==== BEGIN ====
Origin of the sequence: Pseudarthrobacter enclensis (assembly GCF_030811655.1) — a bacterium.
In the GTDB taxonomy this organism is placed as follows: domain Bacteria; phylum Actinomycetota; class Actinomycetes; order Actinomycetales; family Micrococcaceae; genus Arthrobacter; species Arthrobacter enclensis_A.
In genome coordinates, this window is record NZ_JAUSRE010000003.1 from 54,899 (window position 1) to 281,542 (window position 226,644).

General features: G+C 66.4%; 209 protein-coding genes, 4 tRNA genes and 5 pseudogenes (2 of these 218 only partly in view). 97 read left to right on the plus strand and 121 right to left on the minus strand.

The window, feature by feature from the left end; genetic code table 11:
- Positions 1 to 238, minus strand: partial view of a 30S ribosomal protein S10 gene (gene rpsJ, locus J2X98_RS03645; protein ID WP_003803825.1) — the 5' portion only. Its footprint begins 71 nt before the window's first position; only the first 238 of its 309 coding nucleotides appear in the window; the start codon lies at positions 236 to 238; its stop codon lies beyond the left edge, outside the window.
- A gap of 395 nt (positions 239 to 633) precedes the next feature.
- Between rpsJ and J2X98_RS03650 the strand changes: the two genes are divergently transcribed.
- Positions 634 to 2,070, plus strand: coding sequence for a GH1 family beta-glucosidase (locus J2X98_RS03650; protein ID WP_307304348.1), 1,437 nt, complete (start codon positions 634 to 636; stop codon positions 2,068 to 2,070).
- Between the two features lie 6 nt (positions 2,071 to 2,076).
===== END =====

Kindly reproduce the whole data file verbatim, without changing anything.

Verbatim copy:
Origin of the sequence: Pseudarthrobacter enclensis (assembly GCF_030811655.1) — a bacterium.
In the GTDB taxonomy this organism is placed as follows: domain Bacteria; phylum Actinomycetota; class Actinomycetes; order Actinomycetales; family Micrococcaceae; genus Arthrobacter; species Arthrobacter enclensis_A.
In genome coordinates, this window is record NZ_JAUSRE010000003.1 from 54,899 (window position 1) to 281,542 (window position 226,644).

General features: G+C 66.4%; 209 protein-coding genes, 4 tRNA genes and 5 pseudogenes (2 of these 218 only partly in view). 97 read left to right on the plus strand and 121 right to left on the minus strand.

The window, feature by feature from the left end; genetic code table 11:
- Positions 1 to 238, minus strand: partial view of a 30S ribosomal protein S10 gene (gene rpsJ, locus J2X98_RS03645; protein ID WP_003803825.1) — the 5' portion only. Its footprint begins 71 nt before the window's first position; only the first 238 of its 309 coding nucleotides appear in the window; the start codon lies at positions 236 to 238; its stop codon lies beyond the left edge, outside the window.
- A gap of 395 nt (positions 239 to 633) precedes the next feature.
- Between rpsJ and J2X98_RS03650 the strand changes: the two genes are divergently transcribed.
- Positions 634 to 2,070, plus strand: coding sequence for a GH1 family beta-glucosidase (locus J2X98_RS03650; protein ID WP_307304348.1), 1,437 nt, complete (start codon positions 634 to 636; stop codon positions 2,068 to 2,070).
- Between the two features lie 6 nt (positions 2,071 to 2,076).